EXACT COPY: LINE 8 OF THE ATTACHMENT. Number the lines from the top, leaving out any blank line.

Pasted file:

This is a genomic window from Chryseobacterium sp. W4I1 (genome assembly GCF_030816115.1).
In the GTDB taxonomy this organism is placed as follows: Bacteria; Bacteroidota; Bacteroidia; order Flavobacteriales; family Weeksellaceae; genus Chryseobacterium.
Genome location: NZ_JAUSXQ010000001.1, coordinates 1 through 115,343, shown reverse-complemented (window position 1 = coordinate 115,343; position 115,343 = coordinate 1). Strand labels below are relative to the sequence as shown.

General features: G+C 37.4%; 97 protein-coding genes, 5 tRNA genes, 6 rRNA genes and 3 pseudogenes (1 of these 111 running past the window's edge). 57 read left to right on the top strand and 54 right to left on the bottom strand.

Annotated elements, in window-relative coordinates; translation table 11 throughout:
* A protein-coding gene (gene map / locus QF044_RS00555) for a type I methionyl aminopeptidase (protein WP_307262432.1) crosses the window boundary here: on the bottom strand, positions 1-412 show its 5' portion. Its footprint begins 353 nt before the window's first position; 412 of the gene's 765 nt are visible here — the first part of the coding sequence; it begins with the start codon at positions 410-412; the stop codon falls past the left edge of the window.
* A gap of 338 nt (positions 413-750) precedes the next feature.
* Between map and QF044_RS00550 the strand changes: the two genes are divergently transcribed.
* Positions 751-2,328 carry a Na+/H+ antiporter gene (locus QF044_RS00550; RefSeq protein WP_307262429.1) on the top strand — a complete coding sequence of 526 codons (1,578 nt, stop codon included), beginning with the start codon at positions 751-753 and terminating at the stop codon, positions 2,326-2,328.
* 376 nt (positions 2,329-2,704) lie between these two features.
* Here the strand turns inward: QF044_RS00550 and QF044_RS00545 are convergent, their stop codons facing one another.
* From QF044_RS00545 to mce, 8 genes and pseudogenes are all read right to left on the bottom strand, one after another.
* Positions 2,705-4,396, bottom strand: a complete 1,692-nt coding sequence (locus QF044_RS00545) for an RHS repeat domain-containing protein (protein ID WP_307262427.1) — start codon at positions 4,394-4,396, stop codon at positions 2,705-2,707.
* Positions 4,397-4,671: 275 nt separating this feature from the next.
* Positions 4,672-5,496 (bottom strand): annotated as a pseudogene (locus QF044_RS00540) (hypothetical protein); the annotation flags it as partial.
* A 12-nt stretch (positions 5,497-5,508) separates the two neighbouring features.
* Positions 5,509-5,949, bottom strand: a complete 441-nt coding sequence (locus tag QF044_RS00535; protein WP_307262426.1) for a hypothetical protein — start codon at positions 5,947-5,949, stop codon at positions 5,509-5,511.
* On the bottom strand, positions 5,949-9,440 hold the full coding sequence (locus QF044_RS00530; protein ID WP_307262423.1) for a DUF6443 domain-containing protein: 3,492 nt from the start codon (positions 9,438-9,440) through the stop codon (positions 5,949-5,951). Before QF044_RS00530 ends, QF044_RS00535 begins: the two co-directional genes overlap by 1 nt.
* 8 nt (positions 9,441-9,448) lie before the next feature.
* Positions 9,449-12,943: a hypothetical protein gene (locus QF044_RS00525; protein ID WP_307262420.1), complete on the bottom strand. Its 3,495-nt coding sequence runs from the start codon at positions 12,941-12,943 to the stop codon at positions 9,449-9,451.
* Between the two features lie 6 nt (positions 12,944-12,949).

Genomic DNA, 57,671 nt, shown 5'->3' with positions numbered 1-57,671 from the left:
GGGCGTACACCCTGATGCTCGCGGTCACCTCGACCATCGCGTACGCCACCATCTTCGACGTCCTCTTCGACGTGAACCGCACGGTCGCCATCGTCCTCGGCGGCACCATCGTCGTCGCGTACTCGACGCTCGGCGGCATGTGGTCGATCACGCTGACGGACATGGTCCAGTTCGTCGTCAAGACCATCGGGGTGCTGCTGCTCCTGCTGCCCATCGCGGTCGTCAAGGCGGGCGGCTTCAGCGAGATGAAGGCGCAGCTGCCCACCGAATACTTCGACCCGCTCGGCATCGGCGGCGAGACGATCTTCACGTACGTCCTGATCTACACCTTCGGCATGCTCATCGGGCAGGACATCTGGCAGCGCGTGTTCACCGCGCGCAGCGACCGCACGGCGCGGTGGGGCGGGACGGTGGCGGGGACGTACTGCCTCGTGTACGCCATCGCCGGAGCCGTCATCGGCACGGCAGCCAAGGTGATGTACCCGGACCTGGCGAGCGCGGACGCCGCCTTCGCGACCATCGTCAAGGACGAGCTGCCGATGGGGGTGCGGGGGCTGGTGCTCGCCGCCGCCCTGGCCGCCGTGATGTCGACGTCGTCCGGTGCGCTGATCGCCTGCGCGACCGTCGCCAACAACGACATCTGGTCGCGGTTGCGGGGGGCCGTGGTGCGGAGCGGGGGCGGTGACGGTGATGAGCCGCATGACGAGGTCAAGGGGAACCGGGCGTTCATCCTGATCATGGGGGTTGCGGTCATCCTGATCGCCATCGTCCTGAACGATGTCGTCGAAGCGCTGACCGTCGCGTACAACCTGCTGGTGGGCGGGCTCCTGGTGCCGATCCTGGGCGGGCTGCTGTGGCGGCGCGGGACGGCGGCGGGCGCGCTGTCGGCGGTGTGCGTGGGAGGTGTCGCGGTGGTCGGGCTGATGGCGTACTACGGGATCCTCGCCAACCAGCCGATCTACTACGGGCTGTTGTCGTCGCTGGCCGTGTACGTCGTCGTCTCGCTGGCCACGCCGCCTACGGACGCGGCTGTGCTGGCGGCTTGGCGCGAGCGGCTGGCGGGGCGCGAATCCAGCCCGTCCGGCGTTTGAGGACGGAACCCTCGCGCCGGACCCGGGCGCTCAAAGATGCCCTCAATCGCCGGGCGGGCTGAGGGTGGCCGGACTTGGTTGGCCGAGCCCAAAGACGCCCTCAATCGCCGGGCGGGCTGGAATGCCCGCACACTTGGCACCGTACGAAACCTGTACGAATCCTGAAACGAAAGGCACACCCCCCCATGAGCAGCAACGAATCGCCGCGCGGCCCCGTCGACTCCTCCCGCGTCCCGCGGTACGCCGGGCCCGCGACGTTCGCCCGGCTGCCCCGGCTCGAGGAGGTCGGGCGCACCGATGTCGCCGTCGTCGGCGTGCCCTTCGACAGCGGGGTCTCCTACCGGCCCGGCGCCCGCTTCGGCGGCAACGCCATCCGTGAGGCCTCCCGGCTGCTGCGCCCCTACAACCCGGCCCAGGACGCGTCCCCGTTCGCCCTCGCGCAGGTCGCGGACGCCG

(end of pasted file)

* Between map and QF044_RS00550 the strand changes: the two genes are divergently transcribed.